Right now, many customers will see the current generation of self-checkout machines so common in supermarkets as modern digital interactive point of sale systems. However, while these are a small triumph, they’re a drop in the bucket when it comes to the changes brick and mortar retailers will have to make to stay competitive in the race against internet sales. Contemporary companies are making big strides in using point of sale/purchase technology to improve, streamline or completely change the way customers interact with their business.
A great example of making a change to the customer service experience is the introduction of Evoke Interactive Kiosks to McDonald’s restaurants. The touch screen device takes orders and serves as a point of sale, allowing staff to focus less on taking payments and orders, instead focusing more on delivering quality customer service. As a model for exploring how a digital point of sale and human staff can interact to improve the customer’s experience, it’s a great start.
Using touch screen devices for customers and staff can actually make the whole system easier in general, even if you still have staff operating them. Touch screen interfaces are easier to get employees up to speed on, so your training curve is lower, and they’re also much easier and more intuitive for a customer to get their head around. Clothing shops such as Debenhams have been able to trust their touch screen point of sale devices to process customer sales with great confidence.
A fixed location point of sale
The idea that the point of sale is in a fixed location might also be something you want to throw out the window. It’s now entirely possible to run your point of sale, or point of payment, from a card reader and a mobile device. Contrary to the example above, where you have a fixed point of sale, any employee can take payments without dragging customers to desks or kiosks. The way this changes how your employees can interact with your customers has endless possibilities when each of them is a point of sale in themselves.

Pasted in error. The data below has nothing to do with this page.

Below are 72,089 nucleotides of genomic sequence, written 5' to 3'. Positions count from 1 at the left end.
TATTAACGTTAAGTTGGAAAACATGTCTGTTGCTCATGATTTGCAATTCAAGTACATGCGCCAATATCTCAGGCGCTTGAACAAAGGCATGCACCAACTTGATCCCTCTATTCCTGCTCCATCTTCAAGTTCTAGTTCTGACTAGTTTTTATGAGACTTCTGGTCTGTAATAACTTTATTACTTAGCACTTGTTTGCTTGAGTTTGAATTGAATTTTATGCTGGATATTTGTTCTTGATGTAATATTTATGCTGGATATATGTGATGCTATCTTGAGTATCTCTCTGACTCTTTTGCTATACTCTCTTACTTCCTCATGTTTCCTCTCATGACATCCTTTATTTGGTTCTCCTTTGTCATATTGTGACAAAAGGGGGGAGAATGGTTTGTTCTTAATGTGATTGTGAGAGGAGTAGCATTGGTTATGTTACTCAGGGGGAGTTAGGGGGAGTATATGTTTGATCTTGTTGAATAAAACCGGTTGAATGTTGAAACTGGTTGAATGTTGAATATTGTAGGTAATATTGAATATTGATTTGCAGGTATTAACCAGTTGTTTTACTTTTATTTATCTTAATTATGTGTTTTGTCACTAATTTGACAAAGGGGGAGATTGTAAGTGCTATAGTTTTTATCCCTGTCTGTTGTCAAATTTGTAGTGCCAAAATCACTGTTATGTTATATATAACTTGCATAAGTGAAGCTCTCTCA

Retailers don’t maintain their loyalty rewards schemes out of the goodness of their heart; aside from giving you an incentive to shop at their outlets, these schemes collect invaluable data about customer habits. A digital point of sale gives you the chance not just to make your retail presence a better experience, but to start collecting data about your customers’ habits so you can adjust your business to their wants and needs.
Many expect the future as not to replace the retail workers on the floor, but to become an ever-more cost-effective option to change the way in which your business interacts with your customers. A constantly changing landscape of technologies makes this an exciting time for physical retail outlets to get creative with what the point of sale is and does in their company.
How is your business changing in regard to this subject and what have you got planned for the future? Let us know in the comments, we’d love to hear about it!